This paper has been open in a tab for a few weeks now so I can’t recall how I stumbled upon it:
(1) a multiagent system with (2) identifiable boundaries and (3) system-level goals (purpose) toward which (4) the constituent agent’s efforts are expected to make a contribution.
Then, he expanded their taxonomy of four universal problems that any form of organization, by definition, must solve, into six. These fundamental problems of organizing are something that I’ve grappled with lately, and I like what Martela has to offer (mapping to the Corporate Rebels taxonomy in parentheses):
- Division of labor: task division (CR: Org structure)
- Division of labor: task allocation (CR: Task allocation)
- Provision of reward: rewarding desired behavior (CR: Motivation)
- Provision of reward: eliminating freeriding (CR: Motivation)
- Provision of information: direction setting (CR: Strategy)
- Provision of information: coordination of interdependent tasks (CR: Coordination)
The two “division of labor” problems are identical to the Corporate Rebels taxonomy.
Compensation receives its appropriate place as a standalone fundamental problem, broken down to rewarding the desired behaviors and eliminating the undesired behaviors (freeriding). My one tweak, in light of my recent explorations, would be to use slightly less behaviorist label such as “provision of value” or perhaps “motivation”.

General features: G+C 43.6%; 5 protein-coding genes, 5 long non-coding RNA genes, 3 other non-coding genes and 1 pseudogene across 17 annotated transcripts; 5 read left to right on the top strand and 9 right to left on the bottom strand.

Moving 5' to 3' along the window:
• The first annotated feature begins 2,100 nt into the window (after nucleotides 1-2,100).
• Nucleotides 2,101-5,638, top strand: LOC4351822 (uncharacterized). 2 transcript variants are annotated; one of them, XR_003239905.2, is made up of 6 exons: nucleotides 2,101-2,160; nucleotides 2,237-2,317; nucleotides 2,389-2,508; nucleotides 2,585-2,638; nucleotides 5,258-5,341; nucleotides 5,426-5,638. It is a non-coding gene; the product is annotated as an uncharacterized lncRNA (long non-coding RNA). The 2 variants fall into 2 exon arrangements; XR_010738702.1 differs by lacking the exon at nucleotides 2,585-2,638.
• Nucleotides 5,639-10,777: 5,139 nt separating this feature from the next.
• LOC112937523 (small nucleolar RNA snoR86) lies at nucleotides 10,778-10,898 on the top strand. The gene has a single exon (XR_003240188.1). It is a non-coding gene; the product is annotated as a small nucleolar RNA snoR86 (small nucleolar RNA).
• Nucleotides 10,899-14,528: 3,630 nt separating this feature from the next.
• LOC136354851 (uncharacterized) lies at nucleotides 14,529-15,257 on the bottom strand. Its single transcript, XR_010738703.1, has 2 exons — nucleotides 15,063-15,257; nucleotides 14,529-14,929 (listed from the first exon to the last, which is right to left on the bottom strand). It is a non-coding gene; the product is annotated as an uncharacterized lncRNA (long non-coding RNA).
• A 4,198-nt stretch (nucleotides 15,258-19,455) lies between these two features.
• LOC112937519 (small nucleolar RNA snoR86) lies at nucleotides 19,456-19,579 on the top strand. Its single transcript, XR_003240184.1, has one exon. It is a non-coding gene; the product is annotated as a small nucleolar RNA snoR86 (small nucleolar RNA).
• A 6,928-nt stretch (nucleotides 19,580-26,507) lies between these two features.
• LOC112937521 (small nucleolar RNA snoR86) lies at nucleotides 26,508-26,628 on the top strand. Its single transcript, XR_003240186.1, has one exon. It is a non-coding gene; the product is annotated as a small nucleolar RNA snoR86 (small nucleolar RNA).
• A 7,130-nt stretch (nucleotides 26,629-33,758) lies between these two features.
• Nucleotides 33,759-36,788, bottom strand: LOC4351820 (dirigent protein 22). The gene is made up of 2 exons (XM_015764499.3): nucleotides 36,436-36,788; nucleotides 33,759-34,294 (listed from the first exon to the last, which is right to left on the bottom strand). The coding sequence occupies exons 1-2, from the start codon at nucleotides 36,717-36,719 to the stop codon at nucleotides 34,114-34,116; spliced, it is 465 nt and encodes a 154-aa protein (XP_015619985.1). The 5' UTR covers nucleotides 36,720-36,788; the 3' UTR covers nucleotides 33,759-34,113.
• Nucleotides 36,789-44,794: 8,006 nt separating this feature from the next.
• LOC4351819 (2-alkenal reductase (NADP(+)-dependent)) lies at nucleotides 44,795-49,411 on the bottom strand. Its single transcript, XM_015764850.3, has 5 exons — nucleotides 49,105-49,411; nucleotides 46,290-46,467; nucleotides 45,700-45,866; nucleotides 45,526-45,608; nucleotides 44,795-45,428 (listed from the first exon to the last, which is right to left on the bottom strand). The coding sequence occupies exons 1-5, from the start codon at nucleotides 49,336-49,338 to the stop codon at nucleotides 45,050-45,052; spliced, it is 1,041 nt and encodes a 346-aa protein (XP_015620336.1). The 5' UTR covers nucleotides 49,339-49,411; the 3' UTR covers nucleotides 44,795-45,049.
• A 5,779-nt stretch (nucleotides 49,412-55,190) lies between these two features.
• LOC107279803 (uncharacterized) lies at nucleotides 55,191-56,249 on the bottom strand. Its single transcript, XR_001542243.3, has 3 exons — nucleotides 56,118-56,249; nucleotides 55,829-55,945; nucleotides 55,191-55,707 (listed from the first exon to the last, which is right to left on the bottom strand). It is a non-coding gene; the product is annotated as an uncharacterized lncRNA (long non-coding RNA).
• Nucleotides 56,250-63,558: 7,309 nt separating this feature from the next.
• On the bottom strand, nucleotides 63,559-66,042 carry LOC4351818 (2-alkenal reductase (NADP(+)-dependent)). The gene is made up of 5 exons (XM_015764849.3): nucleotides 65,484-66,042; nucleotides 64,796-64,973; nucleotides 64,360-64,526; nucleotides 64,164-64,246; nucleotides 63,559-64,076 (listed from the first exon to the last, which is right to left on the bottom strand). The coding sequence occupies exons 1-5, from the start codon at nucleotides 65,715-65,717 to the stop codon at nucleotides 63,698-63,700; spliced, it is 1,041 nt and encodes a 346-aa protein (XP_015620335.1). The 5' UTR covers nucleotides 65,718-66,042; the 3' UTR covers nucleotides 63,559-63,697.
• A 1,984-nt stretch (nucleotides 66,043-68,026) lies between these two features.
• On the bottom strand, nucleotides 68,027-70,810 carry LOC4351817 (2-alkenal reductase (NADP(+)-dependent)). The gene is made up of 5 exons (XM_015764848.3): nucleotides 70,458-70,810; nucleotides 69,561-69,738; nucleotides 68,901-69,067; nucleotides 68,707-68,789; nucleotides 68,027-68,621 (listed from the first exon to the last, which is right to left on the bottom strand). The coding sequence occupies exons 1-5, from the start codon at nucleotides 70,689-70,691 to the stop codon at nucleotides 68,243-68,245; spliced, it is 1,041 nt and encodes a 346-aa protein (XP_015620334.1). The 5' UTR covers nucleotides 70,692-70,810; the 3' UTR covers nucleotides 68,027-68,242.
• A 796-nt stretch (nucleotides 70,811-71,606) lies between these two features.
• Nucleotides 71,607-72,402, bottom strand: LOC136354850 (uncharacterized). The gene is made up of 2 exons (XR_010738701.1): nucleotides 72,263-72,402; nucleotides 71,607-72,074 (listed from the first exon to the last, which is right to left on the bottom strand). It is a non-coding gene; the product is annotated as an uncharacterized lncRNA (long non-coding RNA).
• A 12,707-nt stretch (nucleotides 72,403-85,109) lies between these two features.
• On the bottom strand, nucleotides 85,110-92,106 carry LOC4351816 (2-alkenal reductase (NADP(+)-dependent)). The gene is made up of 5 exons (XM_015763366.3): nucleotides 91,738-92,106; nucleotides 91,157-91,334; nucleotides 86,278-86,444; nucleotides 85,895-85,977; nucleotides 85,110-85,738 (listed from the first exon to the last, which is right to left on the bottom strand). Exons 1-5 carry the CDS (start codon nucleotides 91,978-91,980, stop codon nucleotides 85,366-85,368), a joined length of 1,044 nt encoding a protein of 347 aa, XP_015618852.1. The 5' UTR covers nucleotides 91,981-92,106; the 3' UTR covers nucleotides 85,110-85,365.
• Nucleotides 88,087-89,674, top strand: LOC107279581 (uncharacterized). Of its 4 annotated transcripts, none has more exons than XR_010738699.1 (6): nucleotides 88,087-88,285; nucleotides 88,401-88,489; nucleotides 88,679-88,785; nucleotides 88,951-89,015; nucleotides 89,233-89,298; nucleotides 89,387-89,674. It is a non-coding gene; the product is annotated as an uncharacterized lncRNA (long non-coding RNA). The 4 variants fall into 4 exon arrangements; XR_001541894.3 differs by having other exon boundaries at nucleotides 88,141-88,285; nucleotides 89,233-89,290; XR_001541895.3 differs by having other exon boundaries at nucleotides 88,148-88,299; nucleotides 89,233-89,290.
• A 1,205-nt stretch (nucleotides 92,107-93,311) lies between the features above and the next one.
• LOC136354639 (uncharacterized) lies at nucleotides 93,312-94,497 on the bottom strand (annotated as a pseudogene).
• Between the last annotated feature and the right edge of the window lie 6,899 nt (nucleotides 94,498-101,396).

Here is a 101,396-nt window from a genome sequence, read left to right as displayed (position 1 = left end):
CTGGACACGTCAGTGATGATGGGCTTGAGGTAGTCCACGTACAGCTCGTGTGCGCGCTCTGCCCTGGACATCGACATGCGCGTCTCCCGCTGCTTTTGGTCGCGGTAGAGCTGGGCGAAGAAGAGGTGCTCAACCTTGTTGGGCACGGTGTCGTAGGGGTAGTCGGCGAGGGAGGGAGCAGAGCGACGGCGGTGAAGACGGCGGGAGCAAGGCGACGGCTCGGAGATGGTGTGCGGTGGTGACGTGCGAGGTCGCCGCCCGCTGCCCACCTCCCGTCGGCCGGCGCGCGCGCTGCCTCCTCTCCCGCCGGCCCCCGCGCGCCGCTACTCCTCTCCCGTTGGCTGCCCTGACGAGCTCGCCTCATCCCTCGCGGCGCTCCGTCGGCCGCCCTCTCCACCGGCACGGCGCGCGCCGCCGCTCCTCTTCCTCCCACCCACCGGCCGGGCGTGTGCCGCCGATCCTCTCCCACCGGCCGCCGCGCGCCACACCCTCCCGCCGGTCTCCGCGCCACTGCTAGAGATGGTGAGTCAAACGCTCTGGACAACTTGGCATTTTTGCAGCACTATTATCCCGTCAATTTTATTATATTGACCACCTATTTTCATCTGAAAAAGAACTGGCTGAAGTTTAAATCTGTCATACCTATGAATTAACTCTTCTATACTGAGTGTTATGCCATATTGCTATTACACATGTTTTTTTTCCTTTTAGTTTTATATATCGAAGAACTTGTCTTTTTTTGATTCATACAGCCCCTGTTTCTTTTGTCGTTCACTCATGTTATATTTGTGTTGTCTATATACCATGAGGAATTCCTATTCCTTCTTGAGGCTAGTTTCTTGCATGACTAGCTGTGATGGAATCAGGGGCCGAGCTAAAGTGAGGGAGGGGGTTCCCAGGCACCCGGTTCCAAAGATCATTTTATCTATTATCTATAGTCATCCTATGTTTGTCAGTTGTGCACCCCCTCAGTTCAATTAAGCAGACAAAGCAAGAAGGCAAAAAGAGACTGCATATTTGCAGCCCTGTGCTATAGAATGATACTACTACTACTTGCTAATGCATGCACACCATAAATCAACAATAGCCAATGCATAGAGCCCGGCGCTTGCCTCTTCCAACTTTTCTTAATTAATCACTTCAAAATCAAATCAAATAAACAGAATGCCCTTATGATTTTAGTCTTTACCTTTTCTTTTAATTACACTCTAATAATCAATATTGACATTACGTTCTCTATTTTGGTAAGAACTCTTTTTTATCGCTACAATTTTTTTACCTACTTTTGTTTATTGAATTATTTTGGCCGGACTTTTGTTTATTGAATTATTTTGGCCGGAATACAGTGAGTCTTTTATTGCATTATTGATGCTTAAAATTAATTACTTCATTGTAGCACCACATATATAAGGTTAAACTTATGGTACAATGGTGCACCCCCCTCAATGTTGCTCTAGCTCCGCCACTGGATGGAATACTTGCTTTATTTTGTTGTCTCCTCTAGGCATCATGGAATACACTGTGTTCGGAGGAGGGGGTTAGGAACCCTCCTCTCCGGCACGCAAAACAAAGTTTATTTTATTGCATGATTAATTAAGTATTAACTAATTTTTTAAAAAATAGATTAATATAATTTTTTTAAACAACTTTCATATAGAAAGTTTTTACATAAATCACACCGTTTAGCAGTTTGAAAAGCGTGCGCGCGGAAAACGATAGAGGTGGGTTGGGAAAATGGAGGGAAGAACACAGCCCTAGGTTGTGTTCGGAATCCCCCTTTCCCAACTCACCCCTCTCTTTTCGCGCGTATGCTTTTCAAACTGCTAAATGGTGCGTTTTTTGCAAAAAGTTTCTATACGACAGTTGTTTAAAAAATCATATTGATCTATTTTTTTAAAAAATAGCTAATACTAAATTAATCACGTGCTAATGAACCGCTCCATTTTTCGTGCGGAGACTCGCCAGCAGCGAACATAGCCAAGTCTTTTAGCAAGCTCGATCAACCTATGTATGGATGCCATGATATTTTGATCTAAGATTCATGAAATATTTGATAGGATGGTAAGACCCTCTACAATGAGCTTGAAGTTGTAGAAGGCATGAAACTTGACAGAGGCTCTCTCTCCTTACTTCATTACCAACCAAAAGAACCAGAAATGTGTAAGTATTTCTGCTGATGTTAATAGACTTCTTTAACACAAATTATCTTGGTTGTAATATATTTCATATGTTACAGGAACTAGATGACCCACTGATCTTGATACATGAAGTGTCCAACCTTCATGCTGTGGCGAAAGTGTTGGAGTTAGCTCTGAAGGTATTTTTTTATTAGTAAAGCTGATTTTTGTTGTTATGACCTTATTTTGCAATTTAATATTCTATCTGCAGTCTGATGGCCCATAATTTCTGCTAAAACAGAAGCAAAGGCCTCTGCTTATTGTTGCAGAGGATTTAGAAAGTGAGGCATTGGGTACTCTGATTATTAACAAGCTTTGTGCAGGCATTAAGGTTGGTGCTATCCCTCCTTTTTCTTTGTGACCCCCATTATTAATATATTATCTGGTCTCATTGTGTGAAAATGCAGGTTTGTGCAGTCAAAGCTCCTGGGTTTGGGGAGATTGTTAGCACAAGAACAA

While at first, it seemed strange to group strategy and coordination together as one seems more strategic (pun intended) than the other, it actually makes sense, since they both have to do with creating shared context: knowing how to orient my work by understanding where are we trying to go together and what everyone else is doing to get us there.
And, if you were curious about how bureaucracy, adhocracy and self-managing organizations differ in their approaches to solving the six fundamental problems of organizing, here’s the answer: